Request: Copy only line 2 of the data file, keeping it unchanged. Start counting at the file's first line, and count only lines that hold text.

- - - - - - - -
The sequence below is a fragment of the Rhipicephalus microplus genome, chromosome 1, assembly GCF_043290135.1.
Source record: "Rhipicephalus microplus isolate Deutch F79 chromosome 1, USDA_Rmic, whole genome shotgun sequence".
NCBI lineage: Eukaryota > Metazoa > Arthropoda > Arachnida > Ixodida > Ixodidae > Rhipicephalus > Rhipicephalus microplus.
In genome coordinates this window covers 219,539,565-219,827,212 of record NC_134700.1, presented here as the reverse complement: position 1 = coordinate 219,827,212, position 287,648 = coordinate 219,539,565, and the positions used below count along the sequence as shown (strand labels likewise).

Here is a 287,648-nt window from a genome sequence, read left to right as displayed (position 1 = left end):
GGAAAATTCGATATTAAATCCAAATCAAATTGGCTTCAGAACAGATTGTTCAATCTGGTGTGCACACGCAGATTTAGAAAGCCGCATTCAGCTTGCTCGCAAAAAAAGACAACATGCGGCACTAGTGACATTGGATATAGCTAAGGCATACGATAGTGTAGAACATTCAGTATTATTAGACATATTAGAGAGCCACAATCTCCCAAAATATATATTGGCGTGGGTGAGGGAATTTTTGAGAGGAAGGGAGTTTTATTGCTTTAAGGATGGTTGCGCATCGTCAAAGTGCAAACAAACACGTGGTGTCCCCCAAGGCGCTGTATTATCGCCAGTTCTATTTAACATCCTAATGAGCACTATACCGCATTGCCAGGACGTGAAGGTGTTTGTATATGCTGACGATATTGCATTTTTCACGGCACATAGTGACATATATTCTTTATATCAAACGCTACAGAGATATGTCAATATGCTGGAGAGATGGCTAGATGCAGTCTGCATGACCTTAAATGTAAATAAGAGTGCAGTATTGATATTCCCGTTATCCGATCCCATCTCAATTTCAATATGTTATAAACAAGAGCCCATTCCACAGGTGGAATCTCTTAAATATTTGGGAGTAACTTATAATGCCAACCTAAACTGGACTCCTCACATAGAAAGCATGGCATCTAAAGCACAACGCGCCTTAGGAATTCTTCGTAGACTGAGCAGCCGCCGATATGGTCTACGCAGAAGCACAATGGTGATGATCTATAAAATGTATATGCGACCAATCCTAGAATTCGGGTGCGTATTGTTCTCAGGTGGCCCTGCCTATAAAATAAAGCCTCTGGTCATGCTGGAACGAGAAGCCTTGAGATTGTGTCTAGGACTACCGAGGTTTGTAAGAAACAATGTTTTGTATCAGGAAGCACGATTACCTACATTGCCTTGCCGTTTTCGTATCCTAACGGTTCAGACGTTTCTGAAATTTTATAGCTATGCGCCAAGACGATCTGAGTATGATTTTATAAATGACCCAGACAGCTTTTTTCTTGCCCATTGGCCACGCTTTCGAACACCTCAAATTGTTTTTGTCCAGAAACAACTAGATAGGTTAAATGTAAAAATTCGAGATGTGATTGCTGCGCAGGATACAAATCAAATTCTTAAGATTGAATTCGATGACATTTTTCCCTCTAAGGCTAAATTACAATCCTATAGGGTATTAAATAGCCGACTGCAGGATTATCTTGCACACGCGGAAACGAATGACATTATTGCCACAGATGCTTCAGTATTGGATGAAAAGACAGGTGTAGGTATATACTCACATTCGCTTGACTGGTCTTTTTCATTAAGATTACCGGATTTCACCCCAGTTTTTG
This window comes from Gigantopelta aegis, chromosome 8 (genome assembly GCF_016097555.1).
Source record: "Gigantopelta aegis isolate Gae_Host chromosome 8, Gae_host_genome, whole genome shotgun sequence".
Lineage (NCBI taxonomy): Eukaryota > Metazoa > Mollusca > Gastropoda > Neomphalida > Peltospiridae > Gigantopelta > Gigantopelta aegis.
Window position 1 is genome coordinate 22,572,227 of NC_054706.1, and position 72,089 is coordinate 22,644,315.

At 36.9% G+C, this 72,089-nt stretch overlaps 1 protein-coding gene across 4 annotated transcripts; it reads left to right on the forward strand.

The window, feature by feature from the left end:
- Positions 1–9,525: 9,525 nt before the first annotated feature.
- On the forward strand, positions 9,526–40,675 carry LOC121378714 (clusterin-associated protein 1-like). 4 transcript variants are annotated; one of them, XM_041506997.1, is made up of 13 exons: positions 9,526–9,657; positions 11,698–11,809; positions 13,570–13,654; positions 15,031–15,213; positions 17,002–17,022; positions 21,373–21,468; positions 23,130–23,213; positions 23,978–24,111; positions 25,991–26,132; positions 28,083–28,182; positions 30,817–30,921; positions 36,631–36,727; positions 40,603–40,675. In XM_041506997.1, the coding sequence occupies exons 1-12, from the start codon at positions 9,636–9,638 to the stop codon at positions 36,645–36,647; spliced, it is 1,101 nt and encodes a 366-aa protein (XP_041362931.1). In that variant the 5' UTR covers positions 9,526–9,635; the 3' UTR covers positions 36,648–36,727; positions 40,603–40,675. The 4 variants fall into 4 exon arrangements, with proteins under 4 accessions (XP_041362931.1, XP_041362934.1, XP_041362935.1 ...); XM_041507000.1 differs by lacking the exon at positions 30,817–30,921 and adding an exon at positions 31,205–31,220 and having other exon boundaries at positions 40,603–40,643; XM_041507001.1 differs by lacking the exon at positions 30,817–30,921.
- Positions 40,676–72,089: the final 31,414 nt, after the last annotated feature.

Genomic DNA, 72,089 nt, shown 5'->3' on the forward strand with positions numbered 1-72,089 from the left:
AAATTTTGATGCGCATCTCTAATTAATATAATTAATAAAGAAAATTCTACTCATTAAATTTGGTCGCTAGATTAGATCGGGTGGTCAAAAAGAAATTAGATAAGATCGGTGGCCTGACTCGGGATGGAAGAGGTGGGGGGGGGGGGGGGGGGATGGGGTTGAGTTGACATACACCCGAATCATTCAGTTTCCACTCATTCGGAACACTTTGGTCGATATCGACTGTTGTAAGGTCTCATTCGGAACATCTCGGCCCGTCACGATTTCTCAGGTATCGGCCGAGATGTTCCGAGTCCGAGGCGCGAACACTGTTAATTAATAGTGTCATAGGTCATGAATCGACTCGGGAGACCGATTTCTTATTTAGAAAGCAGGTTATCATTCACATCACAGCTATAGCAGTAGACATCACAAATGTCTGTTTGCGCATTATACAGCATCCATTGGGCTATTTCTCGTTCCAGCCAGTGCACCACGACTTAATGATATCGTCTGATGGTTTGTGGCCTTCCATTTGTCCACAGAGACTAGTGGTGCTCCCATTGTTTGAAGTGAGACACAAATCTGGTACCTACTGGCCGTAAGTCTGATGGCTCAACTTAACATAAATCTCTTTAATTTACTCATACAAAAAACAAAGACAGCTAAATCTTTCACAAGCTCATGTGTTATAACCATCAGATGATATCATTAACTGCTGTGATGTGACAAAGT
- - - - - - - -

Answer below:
Source record: "Rhipicephalus microplus isolate Deutch F79 chromosome 1, USDA_Rmic, whole genome shotgun sequence".